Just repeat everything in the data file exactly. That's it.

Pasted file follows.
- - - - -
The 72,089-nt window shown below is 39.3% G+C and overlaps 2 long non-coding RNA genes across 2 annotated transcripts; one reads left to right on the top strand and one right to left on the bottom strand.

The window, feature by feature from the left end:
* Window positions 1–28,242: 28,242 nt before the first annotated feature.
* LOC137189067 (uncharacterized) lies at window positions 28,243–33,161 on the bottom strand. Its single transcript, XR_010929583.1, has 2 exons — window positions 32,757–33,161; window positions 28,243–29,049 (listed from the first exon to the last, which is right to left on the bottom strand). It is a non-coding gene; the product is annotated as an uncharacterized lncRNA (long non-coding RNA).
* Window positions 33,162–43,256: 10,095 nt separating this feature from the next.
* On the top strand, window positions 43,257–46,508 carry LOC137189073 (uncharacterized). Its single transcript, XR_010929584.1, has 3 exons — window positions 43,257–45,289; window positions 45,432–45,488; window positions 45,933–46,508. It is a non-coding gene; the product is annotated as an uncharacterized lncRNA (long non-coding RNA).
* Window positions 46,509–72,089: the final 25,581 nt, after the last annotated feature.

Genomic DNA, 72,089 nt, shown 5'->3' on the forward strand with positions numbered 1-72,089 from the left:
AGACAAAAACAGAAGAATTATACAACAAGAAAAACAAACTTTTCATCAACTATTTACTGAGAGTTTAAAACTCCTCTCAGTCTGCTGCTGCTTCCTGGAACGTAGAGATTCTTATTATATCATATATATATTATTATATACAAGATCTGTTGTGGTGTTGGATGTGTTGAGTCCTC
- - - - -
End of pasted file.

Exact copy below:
The 72,089-nt window shown below is 39.3% G+C and overlaps 2 long non-coding RNA genes across 2 annotated transcripts; one reads left to right on the top strand and one right to left on the bottom strand.

The window, feature by feature from the left end:
* Window positions 1–28,242: 28,242 nt before the first annotated feature.
* LOC137189067 (uncharacterized) lies at window positions 28,243–33,161 on the bottom strand. Its single transcript, XR_010929583.1, has 2 exons — window positions 32,757–33,161; window positions 28,243–29,049 (listed from the first exon to the last, which is right to left on the bottom strand). It is a non-coding gene; the product is annotated as an uncharacterized lncRNA (long non-coding RNA).
* Window positions 33,162–43,256: 10,095 nt separating this feature from the next.
* On the top strand, window positions 43,257–46,508 carry LOC137189073 (uncharacterized). Its single transcript, XR_010929584.1, has 3 exons — window positions 43,257–45,289; window positions 45,432–45,488; window positions 45,933–46,508. It is a non-coding gene; the product is annotated as an uncharacterized lncRNA (long non-coding RNA).
* Window positions 46,509–72,089: the final 25,581 nt, after the last annotated feature.

Genomic DNA, 72,089 nt, shown 5'->3' on the forward strand with positions numbered 1-72,089 from the left:
AGACAAAAACAGAAGAATTATACAACAAGAAAAACAAACTTTTCATCAACTATTTACTGAGAGTTTAAAACTCCTCTCAGTCTGCTGCTGCTTCCTGGAACGTAGAGATTCTTATTATATCATATATATATTATTATATACAAGATCTGTTGTGGTGTTGGATGTGTTGAGTCCTC